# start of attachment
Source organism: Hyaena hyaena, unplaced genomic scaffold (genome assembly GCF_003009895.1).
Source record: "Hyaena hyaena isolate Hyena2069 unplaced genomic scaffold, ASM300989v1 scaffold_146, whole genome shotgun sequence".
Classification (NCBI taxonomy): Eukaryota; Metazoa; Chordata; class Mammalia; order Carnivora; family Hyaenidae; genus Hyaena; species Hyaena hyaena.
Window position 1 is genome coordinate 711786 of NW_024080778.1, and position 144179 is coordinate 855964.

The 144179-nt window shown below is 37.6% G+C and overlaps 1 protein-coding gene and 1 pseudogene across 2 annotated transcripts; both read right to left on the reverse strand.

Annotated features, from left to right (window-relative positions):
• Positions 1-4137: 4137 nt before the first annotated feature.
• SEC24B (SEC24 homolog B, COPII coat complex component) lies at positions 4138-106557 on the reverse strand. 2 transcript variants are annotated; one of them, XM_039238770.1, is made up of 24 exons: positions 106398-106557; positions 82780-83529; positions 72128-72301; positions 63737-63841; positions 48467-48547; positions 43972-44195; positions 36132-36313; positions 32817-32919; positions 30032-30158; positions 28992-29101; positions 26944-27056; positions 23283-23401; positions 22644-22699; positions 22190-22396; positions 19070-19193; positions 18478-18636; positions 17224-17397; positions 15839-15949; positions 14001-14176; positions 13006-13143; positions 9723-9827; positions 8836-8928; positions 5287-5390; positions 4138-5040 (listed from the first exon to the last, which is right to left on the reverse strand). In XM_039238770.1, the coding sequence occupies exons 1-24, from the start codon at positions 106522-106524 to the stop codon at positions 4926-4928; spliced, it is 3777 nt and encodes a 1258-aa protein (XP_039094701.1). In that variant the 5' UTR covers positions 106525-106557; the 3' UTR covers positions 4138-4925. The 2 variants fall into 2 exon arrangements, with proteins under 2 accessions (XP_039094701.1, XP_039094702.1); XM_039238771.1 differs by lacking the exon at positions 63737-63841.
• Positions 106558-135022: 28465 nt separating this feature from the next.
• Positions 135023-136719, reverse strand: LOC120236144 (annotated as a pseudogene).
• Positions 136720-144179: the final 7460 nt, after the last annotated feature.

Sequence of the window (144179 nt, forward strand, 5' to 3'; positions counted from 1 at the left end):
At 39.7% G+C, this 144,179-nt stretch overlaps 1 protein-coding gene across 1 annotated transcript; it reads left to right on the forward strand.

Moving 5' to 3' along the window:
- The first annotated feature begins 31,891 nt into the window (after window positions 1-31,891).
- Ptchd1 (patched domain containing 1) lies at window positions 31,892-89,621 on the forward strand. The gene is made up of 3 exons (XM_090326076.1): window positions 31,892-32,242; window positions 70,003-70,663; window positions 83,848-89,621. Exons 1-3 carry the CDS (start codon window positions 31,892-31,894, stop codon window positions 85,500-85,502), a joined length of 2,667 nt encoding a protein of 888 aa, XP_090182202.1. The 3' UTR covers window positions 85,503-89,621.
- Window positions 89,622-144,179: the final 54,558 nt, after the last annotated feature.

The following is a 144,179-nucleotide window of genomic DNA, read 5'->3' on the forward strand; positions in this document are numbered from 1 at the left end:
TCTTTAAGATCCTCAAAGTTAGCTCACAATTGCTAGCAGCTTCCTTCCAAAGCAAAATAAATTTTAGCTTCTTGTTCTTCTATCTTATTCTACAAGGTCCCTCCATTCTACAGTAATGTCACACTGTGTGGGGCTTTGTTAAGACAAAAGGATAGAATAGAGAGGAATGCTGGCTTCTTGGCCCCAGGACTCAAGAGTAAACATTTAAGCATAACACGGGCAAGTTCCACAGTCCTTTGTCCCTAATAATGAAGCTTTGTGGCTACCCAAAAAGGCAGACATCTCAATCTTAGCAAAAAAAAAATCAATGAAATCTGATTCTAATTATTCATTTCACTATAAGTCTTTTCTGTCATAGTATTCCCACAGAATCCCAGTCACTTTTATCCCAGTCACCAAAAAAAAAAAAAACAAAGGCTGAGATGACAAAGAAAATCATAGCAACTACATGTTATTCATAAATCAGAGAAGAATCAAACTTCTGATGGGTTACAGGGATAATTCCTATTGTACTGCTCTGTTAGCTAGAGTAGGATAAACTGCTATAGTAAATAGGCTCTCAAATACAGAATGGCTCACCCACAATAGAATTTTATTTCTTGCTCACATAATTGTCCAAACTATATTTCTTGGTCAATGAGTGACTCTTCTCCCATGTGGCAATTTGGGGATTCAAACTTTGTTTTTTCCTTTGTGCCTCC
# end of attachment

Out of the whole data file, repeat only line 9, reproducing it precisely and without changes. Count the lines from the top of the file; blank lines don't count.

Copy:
• Positions 106558-135022: 28465 nt separating this feature from the next.